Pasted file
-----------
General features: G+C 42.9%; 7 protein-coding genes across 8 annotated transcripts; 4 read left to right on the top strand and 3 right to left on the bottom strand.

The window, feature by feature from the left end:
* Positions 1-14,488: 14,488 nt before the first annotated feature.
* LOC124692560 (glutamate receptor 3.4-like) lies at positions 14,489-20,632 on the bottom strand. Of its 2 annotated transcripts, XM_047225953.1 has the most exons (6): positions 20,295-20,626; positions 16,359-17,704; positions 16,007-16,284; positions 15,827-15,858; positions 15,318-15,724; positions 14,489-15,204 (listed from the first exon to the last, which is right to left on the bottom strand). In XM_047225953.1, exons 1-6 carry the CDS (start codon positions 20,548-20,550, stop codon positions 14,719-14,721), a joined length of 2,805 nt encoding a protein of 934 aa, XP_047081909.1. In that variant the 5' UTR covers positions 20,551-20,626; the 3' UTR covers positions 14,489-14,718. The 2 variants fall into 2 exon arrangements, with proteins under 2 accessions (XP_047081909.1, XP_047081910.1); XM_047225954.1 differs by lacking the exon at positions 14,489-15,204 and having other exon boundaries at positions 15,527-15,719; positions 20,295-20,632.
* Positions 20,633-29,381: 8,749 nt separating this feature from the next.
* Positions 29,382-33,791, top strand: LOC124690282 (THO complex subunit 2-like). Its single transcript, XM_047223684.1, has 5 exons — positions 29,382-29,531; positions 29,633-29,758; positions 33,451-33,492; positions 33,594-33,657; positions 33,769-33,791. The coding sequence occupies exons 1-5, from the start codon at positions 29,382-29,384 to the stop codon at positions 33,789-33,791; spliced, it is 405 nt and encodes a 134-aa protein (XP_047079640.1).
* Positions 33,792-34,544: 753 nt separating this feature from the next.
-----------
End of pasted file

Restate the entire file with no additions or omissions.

General features: G+C 42.9%; 7 protein-coding genes across 8 annotated transcripts; 4 read left to right on the top strand and 3 right to left on the bottom strand.

The window, feature by feature from the left end:
* Positions 1-14,488: 14,488 nt before the first annotated feature.
* LOC124692560 (glutamate receptor 3.4-like) lies at positions 14,489-20,632 on the bottom strand. Of its 2 annotated transcripts, XM_047225953.1 has the most exons (6): positions 20,295-20,626; positions 16,359-17,704; positions 16,007-16,284; positions 15,827-15,858; positions 15,318-15,724; positions 14,489-15,204 (listed from the first exon to the last, which is right to left on the bottom strand). In XM_047225953.1, exons 1-6 carry the CDS (start codon positions 20,548-20,550, stop codon positions 14,719-14,721), a joined length of 2,805 nt encoding a protein of 934 aa, XP_047081909.1. In that variant the 5' UTR covers positions 20,551-20,626; the 3' UTR covers positions 14,489-14,718. The 2 variants fall into 2 exon arrangements, with proteins under 2 accessions (XP_047081909.1, XP_047081910.1); XM_047225954.1 differs by lacking the exon at positions 14,489-15,204 and having other exon boundaries at positions 15,527-15,719; positions 20,295-20,632.
* Positions 20,633-29,381: 8,749 nt separating this feature from the next.
* Positions 29,382-33,791, top strand: LOC124690282 (THO complex subunit 2-like). Its single transcript, XM_047223684.1, has 5 exons — positions 29,382-29,531; positions 29,633-29,758; positions 33,451-33,492; positions 33,594-33,657; positions 33,769-33,791. The coding sequence occupies exons 1-5, from the start codon at positions 29,382-29,384 to the stop codon at positions 33,789-33,791; spliced, it is 405 nt and encodes a 134-aa protein (XP_047079640.1).
* Positions 33,792-34,544: 753 nt separating this feature from the next.